# When is a hypothesis confirmed?

## When is a hypothesis confirmed?

A hypothesis is confirmed or refuted by its observable consequences. If the observable consequences occur, then a hypothesis is considered to be (partially) confirmed; otherwise as refuted.

## When is significant?

If a statistical result is designated as significant, this expresses that the probability of error that an assumed hypothesis also applies to the population is not above a specified level.

## When is a value significant?

That means: If the probability that a result came about by chance is less than 5%, it is considered “significant” (p

## When is P value significant?

Rules of thumb for the p-value Usually a p-value of a maximum of 5% or 1% is aimed for. This means that the difference between two groups would then be statistically significant with 1-p = 95% or with a 99% probability.

## When is the confidence interval significant?

Conclusions about the statistical significance are possible with the help of the confidence interval. If a confidence interval does not contain the value of the “zero effect”, a “statistically significant” result can be assumed.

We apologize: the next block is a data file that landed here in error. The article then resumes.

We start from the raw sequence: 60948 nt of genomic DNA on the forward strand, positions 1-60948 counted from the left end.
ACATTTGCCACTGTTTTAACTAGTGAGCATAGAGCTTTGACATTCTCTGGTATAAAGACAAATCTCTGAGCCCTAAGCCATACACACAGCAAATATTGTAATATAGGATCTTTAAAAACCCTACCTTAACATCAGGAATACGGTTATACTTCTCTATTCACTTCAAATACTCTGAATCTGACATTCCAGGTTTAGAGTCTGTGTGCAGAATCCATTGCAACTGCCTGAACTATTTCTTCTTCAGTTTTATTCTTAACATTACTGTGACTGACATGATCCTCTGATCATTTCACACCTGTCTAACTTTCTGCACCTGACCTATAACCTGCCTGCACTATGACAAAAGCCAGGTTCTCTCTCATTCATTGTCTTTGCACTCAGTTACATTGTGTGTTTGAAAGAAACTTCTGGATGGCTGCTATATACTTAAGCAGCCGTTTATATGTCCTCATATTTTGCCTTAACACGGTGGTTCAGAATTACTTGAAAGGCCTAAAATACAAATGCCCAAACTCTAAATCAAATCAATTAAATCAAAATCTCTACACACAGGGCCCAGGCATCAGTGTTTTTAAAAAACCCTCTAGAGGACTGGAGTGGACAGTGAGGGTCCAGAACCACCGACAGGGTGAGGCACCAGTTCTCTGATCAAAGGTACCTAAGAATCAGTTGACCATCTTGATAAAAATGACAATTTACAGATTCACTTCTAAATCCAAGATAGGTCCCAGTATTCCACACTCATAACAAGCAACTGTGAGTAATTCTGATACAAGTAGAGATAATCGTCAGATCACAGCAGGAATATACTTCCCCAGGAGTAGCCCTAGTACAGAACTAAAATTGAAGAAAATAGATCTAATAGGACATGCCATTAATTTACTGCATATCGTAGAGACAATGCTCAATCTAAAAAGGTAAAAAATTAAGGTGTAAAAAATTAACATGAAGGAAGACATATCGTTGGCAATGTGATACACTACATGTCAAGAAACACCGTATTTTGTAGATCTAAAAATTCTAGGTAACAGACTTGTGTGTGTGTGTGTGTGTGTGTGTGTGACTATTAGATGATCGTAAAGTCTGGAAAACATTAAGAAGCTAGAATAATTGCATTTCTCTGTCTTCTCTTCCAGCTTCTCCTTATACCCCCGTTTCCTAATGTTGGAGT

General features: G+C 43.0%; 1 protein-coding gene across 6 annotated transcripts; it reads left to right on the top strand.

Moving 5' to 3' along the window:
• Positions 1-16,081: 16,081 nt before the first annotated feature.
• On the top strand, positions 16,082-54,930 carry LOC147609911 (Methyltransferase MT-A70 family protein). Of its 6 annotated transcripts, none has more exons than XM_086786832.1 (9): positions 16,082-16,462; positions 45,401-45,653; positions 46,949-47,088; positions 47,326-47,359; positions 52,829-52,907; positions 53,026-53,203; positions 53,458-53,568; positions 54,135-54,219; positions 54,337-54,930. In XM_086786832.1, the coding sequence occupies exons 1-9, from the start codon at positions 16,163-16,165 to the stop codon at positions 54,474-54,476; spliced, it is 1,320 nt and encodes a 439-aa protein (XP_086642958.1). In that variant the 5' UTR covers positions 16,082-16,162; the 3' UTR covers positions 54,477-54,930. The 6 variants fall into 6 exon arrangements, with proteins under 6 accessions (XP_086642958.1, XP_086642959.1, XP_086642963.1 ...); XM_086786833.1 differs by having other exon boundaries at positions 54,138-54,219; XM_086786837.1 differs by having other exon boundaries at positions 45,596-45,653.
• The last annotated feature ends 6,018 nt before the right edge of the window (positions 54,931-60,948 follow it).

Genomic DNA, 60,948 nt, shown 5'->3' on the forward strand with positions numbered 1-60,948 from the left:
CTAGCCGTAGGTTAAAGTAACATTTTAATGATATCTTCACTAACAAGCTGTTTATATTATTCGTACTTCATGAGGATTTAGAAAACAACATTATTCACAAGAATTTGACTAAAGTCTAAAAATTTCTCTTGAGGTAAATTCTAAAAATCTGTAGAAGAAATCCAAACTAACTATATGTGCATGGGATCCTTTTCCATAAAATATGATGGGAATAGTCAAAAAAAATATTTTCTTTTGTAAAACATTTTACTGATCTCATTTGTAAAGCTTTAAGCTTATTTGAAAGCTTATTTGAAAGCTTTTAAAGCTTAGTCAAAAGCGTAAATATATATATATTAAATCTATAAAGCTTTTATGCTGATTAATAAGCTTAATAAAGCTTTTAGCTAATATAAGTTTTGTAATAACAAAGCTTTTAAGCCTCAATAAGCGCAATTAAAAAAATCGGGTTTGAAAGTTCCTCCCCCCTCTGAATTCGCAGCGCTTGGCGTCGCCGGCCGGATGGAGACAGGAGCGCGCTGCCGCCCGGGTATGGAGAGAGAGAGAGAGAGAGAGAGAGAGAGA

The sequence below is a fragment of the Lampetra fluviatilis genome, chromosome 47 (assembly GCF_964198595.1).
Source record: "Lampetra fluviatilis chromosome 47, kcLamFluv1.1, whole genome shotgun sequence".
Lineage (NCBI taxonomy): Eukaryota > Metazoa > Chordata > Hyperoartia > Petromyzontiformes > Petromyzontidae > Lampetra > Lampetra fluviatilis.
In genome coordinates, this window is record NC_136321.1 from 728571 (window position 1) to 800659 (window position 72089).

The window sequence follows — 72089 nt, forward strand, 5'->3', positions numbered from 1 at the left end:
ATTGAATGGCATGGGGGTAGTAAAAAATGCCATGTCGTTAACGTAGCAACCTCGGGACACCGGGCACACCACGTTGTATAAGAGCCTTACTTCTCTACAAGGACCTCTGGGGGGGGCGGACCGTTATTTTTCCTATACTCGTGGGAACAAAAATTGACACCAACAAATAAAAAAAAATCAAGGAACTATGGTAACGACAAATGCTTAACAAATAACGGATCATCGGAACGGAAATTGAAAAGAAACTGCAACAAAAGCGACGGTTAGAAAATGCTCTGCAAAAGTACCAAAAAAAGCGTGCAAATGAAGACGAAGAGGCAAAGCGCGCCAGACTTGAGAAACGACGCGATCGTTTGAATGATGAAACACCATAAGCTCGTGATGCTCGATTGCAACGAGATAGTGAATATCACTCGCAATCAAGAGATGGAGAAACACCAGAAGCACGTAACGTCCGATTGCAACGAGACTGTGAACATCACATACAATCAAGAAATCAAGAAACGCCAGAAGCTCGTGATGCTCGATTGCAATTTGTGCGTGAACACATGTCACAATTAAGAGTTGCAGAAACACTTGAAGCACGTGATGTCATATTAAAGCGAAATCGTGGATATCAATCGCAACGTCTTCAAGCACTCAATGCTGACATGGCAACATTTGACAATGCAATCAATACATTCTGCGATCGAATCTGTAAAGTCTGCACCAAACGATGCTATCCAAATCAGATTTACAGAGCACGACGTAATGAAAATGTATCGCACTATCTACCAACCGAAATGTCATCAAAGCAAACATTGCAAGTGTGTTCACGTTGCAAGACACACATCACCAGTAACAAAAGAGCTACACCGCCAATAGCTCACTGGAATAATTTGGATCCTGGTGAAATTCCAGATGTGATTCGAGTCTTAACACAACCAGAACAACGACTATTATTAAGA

## What does it mean when the P value is zero?

1 definition. The p-value is the probability that the test statistic (= test variable, test variable, test function) – if the null hypothesis (H0) is valid – assumes at least the value calculated in the sample (i.e. this value or a larger value). The p-value is often given by statistical software.

## How do you come up with a research question?

Choose a research question that is open-ended and whose solution or answer can evolve during your scientific exposition. In summary, a scientific question should not be formulated too extensively or ambiguously, and should be answerable, open and realistic.

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